Ginger

Ginger, the rhizome of the plant Zingiber officinale, has long been used as a culinary spice and medicine in Asian and Arabic traditions to treat the common cold, headache, and fevers, as well as gastrointestinal and inflammatory disorders. Clinical trials indicate that ginger can effectively reduce nausea and vomiting due to pregnancy, motion sickness, and following surgery.[50-53] Findings of its efficacy in preventing chemotherapy-induced nausea are also promising.[54,55] A systematic review of randomized, controlled, and crossover trials, however, found that data are inconclusive to recommend clinical use.[56]

A longitudinal study reported that in patients receiving warfarin, concomitant use of ginger elevated the risk of bleeding (odds ratio, 3.20; 95% CI, 2.42–4.24).[57] A common warning is to discontinue use of ginger supplements in the perioperative setting due to the potential risk for increased bleeding.[58] According to a recent systematic review, findings of platelet aggregation and coagulation properties of ginger are equivocal.[59] Future studies are needed for definitive data.

Ashwagandha

A shrub valued in Ayurveda for its medicinal effects, ashwagandha (Withania somnifera) is used to relieve stress, anxiety, and fatigue; to treat osteoarthritis and skin diseases; to rejuvenate; and to improve endurance. It is being widely promoted as an anxiolytic.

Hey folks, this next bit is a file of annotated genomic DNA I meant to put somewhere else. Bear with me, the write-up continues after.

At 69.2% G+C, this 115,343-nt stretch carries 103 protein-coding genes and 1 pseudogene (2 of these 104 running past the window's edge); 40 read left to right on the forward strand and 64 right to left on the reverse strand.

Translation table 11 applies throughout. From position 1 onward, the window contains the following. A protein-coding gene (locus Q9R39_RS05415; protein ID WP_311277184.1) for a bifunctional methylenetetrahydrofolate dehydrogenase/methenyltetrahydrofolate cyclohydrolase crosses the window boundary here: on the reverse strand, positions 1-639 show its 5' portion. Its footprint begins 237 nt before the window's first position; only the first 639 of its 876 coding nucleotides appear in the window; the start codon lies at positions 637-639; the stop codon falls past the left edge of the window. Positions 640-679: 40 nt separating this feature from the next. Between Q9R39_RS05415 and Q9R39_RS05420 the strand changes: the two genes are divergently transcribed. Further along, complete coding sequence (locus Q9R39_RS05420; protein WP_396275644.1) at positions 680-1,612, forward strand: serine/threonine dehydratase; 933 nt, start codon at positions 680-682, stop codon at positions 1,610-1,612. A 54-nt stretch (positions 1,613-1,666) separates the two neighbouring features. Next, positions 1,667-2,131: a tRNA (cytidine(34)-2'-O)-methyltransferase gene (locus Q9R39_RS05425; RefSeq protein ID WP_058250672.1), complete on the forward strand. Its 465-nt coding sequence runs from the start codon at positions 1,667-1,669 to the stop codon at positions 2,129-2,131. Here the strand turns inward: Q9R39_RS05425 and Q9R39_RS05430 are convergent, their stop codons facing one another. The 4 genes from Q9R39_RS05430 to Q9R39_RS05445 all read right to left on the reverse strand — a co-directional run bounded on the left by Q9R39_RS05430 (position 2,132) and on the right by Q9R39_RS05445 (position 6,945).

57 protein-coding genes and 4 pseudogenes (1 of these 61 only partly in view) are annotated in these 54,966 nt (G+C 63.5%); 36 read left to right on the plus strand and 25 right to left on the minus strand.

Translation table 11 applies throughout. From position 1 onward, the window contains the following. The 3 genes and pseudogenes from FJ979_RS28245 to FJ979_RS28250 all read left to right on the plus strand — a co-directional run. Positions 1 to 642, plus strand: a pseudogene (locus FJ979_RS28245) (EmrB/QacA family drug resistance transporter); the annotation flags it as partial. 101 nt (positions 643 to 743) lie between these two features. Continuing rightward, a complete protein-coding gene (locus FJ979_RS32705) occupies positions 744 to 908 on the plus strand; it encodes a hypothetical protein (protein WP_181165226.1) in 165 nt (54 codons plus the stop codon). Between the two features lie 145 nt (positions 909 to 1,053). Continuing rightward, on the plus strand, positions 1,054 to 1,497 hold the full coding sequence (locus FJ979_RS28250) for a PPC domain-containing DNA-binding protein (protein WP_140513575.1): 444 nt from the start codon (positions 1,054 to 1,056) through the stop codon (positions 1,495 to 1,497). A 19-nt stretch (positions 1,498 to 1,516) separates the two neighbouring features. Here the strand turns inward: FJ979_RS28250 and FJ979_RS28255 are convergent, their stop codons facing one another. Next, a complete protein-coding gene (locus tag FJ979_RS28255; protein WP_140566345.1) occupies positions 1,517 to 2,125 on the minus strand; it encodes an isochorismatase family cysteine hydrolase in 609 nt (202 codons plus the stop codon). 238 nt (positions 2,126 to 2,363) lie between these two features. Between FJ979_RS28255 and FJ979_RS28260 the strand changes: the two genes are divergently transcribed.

The active constituents include alkaloids, saponins, and steroidal lactones known as withanolides. Clinical studies show its utility in relieving anxiety; in producing analgesic, anti-inflammatory, and chondroprotective effects in patients with knee joint pain; and in mitigating chemotherapy-induced fatigue, along with improving quality of life, in a small study of breast cancer patients.[60-62]

Although it is generally considered safe, ashwagandha has been reported to potentiate the sedative effects of triazolam.[63] Future studies to evaluate safety are warranted because of the recent rise in the popularity of this herb.

Reishi mushroom

Although not a botanical, reishi (Ganoderma lucidum) is a medicinal mushroom that is commonly used by cancer patients. It is an important component of traditional medical systems in Asia and is used to strengthen the body, increase vitality, and to treat insomnia.

Preliminary data show that reishi is effective in enhancing immune responses in advanced-stage cancer patients.[64] Remission of hepatocellular carcinoma has also been reported in a few cases.[65] Extracts from the fruiting body as well as spores have been employed in clinical trials for cancer. Nevertheless, preclinical studies have led to concerns about its use. Because of its antiplatelet effects, reishi can increase the risk of bleeding when used with anticoagulant/antiplatelet medications.[66] Additionally, due to its antioxidant property, it may potentially reduce the effectiveness of some chemotherapeutic agents.[67] It can also alter immune responses.[64] Additionally, reishi has been reported to inhibit CYP450 enzymes and may increase the toxicity of substrate drugs.[68]

Advising Patients

Research suggests that patient–provider communication about herbal use is very rare in the oncology setting.[69] Although many oncologists are not trained in the use of herbs, they have an important role in advising and guiding patients as part of the overall treatment plan. Where scientific evidence is lacking, physicians often advise against supplementation by erring on the safe side. But such a conservative approach can also discourage communication about dietary supplement use.